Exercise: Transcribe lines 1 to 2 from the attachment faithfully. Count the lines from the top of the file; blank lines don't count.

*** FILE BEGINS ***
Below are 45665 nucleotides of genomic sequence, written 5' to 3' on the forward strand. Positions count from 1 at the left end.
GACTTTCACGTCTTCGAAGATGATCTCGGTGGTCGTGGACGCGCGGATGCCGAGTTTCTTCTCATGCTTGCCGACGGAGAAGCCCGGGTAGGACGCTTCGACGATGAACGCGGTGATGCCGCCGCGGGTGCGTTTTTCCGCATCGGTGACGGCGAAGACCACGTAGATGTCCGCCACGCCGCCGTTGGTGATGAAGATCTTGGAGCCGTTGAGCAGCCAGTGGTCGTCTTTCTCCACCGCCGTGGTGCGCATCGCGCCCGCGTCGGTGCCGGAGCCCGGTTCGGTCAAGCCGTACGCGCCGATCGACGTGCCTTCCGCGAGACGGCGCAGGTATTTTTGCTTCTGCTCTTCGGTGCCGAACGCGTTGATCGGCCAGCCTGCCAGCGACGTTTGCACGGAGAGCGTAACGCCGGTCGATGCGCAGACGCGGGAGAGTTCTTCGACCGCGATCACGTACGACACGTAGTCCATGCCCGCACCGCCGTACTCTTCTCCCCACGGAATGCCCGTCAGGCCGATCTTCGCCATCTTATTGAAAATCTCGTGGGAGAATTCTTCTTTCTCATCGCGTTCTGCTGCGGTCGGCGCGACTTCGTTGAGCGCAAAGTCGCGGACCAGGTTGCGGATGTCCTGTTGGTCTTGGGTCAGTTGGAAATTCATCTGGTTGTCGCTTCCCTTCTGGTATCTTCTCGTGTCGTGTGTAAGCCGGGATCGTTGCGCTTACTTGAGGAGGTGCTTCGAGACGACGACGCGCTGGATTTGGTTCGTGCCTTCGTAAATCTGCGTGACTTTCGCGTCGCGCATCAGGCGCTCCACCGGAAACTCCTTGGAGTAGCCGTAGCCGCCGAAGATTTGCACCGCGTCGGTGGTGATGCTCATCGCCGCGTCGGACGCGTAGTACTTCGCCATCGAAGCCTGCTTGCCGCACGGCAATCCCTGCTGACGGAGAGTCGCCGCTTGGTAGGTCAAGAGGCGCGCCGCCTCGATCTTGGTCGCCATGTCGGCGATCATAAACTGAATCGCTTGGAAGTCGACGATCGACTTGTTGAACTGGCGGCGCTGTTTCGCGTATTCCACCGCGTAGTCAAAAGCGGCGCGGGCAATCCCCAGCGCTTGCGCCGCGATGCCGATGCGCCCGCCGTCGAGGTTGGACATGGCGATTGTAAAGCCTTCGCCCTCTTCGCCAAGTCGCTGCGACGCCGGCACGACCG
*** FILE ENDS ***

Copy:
Below are 45665 nucleotides of genomic sequence, written 5' to 3' on the forward strand. Positions count from 1 at the left end.
GACTTTCACGTCTTCGAAGATGATCTCGGTGGTCGTGGACGCGCGGATGCCGAGTTTCTTCTCATGCTTGCCGACGGAGAAGCCCGGGTAGGACGCTTCGACGATGAACGCGGTGATGCCGCCGCGGGTGCGTTTTTCCGCATCGGTGACGGCGAAGACCACGTAGATGTCCGCCACGCCGCCGTTGGTGATGAAGATCTTGGAGCCGTTGAGCAGCCAGTGGTCGTCTTTCTCCACCGCCGTGGTGCGCATCGCGCCCGCGTCGGTGCCGGAGCCCGGTTCGGTCAAGCCGTACGCGCCGATCGACGTGCCTTCCGCGAGACGGCGCAGGTATTTTTGCTTCTGCTCTTCGGTGCCGAACGCGTTGATCGGCCAGCCTGCCAGCGACGTTTGCACGGAGAGCGTAACGCCGGTCGATGCGCAGACGCGGGAGAGTTCTTCGACCGCGATCACGTACGACACGTAGTCCATGCCCGCACCGCCGTACTCTTCTCCCCACGGAATGCCCGTCAGGCCGATCTTCGCCATCTTATTGAAAATCTCGTGGGAGAATTCTTCTTTCTCATCGCGTTCTGCTGCGGTCGGCGCGACTTCGTTGAGCGCAAAGTCGCGGACCAGGTTGCGGATGTCCTGTTGGTCTTGGGTCAGTTGGAAATTCATCTGGTTGTCGCTTCCCTTCTGGTATCTTCTCGTGTCGTGTGTAAGCCGGGATCGTTGCGCTTACTTGAGGAGGTGCTTCGAGACGACGACGCGCTGGATTTGGTTCGTGCCTTCGTAAATCTGCGTGACTTTCGCGTCGCGCATCAGGCGCTCCACCGGAAACTCCTTGGAGTAGCCGTAGCCGCCGAAGATTTGCACCGCGTCGGTGGTGATGCTCATCGCCGCGTCGGACGCGTAGTACTTCGCCATCGAAGCCTGCTTGCCGCACGGCAATCCCTGCTGACGGAGAGTCGCCGCTTGGTAGGTCAAGAGGCGCGCCGCCTCGATCTTGGTCGCCATGTCGGCGATCATAAACTGAATCGCTTGGAAGTCGACGATCGACTTGTTGAACTGGCGGCGCTGTTTCGCGTATTCCACCGCGTAGTCAAAAGCGGCGCGGGCAATCCCCAGCGCTTGCGCCGCGATGCCGATGCGCCCGCCGTCGAGGTTGGACATGGCGATTGTAAAGCCTTCGCCCTCTTCGCCAAGTCGCTGCGACGCCGGCACGACCG